From The Notes of Misguided Young Men about the Fathers of the Misguided Young Women They Used to Sleep With

Sean Rafferty | 

No. 17: “Peter Peterson’s Gallery of Life-Didn’t-Turn-Out-Quite-How-I-Expected”

Her dad was an artist. But more accurately, he was not. More accurately he was a dad. A father to three girls. More accurately a husband. An employee. He was employed by an ad agency to design graphics. His graphics were fine graphics. They weren’t seminal graphics, but you couldn’t get his graphics for free.

You couldn’t get his art for free, either. You could look at it, but you couldn’t keep looking at it. Not whenever you wanted to. You couldn’t fuck it, or spill orange juice on it either. Not for free. Though, he’d probably let you fuck his graphics for free. He’d probably let you and two of your dirtiest, long-dickest friends gangbang his graphics in a bubbling jacuzzi full of hot orange juice expecting nothing more in exchange than an honest gesture of appreciation for his artwork.

As he was an unsuccessful artist, it was so that as she grew up, the house that he once designed for them to live in became, one disappointing exhibition after another, not so much a gallery as a hospice for his creations.

I would make a point to stare at his artwork in long stretches of stillness and silence, but only at times when he could see me doing it. I would, more times than I can remember, see his truck pull into the driveway through her bedroom window, or hear him outside on his Blackberry (I liked to ask him if all artists had Blackberries) or the jangle of his keys as he walked up their front porch, and I’d jerk my arm out from under her waist, quit whatever it was I was doing, cut short a pee, abandon a frying egg, (there were even a handful of times that I withdrew myself from his daughter), for no other purpose than to run in front of a piece of his artwork and pose in false contemplation. Just so that he could walk in and see me looking at it whenever I damn well pleased.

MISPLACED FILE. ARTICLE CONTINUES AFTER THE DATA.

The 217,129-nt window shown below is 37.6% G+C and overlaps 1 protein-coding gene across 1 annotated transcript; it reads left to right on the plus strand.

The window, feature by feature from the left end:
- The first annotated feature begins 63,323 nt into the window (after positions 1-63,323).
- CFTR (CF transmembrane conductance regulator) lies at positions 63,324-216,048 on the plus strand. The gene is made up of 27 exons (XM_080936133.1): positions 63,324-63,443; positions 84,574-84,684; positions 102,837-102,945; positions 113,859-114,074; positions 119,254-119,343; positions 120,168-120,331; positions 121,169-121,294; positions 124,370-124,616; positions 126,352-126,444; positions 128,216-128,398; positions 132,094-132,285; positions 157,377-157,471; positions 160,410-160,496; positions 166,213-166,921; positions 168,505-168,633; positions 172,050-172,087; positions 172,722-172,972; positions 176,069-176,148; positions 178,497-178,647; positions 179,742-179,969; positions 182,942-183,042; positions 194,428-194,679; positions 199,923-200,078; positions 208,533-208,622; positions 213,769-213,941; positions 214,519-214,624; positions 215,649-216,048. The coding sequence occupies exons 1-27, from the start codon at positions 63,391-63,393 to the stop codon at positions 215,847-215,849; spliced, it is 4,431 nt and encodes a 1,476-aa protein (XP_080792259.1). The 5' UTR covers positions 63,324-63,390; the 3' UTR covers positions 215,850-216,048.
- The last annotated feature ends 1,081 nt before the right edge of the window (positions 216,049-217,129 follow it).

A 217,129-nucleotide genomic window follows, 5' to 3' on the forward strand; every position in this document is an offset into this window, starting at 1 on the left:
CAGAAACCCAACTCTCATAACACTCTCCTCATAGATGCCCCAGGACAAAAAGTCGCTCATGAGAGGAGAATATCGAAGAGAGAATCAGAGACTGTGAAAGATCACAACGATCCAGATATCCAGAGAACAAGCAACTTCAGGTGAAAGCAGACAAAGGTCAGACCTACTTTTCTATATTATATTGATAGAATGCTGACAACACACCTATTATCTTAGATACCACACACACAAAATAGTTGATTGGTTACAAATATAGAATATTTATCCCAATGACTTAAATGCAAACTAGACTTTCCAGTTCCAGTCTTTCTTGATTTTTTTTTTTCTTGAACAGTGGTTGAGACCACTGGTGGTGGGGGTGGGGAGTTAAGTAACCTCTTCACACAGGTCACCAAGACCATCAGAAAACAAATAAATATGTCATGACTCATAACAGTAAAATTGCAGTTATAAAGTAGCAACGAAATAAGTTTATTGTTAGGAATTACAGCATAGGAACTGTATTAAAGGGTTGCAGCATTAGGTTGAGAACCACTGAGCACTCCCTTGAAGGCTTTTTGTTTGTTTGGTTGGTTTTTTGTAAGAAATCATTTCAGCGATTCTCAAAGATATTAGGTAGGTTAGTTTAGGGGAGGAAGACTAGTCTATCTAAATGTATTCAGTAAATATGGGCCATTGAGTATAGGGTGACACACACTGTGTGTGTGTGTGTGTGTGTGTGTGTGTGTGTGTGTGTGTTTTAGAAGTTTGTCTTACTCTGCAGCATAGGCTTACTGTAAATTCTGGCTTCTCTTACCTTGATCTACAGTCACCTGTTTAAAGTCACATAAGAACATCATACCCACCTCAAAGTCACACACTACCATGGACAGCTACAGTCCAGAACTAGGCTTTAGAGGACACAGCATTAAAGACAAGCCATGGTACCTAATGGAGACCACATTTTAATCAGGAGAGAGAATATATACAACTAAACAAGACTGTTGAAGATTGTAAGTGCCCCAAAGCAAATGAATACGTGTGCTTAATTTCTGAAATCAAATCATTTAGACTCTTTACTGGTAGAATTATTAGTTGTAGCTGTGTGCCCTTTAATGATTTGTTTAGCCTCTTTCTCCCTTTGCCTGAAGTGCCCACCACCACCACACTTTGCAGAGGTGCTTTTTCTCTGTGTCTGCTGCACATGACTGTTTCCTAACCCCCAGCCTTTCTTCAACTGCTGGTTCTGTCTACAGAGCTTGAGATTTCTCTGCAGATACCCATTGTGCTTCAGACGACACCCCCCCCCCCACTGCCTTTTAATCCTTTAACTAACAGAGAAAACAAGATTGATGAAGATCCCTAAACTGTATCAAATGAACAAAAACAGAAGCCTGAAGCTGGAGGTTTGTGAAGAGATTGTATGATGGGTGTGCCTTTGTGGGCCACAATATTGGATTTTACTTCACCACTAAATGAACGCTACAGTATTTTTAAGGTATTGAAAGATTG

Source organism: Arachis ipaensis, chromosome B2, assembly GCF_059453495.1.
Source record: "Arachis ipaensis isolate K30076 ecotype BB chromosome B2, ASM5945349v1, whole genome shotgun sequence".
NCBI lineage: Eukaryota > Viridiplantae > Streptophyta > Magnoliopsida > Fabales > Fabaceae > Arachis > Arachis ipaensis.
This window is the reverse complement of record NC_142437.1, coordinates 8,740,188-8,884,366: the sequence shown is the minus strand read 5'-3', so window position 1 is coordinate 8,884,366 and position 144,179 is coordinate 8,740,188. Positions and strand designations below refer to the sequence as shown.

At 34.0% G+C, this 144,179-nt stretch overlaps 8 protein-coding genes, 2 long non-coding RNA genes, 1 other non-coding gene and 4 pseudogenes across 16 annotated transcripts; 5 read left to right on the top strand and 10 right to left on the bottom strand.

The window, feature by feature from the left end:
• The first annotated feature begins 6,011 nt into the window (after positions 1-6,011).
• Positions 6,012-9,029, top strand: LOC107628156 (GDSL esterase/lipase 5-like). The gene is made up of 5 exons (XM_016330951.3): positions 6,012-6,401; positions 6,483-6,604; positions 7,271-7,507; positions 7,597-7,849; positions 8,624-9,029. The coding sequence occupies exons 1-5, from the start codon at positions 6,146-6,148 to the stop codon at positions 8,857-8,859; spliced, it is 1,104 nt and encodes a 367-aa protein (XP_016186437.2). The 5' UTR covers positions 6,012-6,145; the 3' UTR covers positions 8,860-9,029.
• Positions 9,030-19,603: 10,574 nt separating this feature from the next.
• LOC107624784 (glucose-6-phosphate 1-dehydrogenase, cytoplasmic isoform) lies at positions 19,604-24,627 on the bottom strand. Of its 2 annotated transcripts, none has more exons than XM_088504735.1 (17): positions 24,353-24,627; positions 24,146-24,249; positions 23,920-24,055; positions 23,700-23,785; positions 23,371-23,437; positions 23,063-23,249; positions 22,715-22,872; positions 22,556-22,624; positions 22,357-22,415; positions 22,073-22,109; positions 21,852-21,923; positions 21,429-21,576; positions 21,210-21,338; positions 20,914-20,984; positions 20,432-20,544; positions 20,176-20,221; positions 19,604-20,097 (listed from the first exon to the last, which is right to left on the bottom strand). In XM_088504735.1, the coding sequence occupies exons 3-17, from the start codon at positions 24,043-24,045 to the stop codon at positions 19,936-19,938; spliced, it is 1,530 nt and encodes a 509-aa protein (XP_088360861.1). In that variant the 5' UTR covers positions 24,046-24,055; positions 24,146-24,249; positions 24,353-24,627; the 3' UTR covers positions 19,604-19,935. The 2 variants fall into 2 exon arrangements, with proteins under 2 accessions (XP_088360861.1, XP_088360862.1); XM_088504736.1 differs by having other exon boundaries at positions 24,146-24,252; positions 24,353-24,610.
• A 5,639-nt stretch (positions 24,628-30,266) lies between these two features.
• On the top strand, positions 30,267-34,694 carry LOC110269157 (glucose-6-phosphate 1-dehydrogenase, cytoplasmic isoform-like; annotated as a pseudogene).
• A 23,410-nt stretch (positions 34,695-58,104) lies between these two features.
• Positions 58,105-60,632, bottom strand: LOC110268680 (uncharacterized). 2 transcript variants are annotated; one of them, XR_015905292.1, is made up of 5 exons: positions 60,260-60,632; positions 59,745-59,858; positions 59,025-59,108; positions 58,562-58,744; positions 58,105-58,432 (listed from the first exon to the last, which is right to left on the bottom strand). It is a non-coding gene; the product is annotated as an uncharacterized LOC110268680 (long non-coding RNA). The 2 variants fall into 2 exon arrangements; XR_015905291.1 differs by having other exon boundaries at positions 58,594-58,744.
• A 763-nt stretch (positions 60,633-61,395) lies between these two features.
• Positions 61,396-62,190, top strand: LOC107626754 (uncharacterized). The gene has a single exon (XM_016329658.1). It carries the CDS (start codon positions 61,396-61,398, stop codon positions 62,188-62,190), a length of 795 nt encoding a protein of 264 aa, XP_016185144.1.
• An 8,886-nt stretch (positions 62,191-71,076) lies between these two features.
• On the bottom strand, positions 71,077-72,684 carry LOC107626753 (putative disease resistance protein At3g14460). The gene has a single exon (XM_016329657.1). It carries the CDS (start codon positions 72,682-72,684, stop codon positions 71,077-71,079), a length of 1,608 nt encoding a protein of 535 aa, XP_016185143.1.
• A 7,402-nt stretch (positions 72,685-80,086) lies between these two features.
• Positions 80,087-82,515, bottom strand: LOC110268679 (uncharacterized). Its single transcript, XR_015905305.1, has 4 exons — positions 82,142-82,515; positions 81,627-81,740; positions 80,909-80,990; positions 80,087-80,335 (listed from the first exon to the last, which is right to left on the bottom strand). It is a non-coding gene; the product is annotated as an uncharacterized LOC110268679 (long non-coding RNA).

Even if my appreciation were genuine, there was a narrower range of currency that he was willing to exchange for his artwork, which he defined as “cash, check, or treasure.” That was his line— “cash, check, or treasure.” He loved to say it. The problem was that his art was fine. It was not Fine art, but it was Okay. It certainly wasn’t treasure.

So, whenever he repeated this “cash, check, or treasure” line, I imagined scuba diving through a shipwreck and discovering an ornate chest in the stern. So of course I pull the chest to shore and the next thing I imagine is that my knees are burrowed in the sand, and I’m holding a pair of bolt cutters with both hands, and the lid of the chest is leaning back, wide open, and the padlock is dangling from the latch. I imagine lifting the only contents of the chest, a single oil painting, in sideview, not unlike a graphic in a geology textbook, which depicts a bisected tract of wooded land where deep under the soil, a naked man is planted like a tree. His limbs are stretched, of course, as in crucifixion. This is also not unlike a painting his daughter tacked to the wall beside her desk that he painted while attending SCAD.

Sometimes I would ask him, just to conjure up my fantasy, “Hey Peter, what would you take for this?” pointing, usually, at the wire sculpture in the yard while he was out harvesting figs from his fig trees, or a framed portrait of her mother, his wife Stephanie, that hung in the TV room.

“Cash, check, or treasure,” he’d say; though, when he said it to me, the words were a degree fermented by the knowledge that I had no respect for him.

My vision always ended the same way. A demented pirate ghost would descend upon the beach and press the cold muzzle of an ectoplasmic blunderbuss to my forehead, forcing me to choose! choose! between keeping the chest itself, or the “treasure” that I’d found inside of it.

I’d take another look at the painting. Then I’d hold it up to show the pirate. We’d exchange a glance, and there’d be a tense moment of stillness and silence. He’d always crack first though, failing to stifle his crooked rotten smirk. Then I’d lose my composure too, and we’d both erupt into cruel, greedy laughter at Peter’s expense.

Of course I would take the chest, because it had some utility, and it once belonged to real pirates, and not a fake artist.

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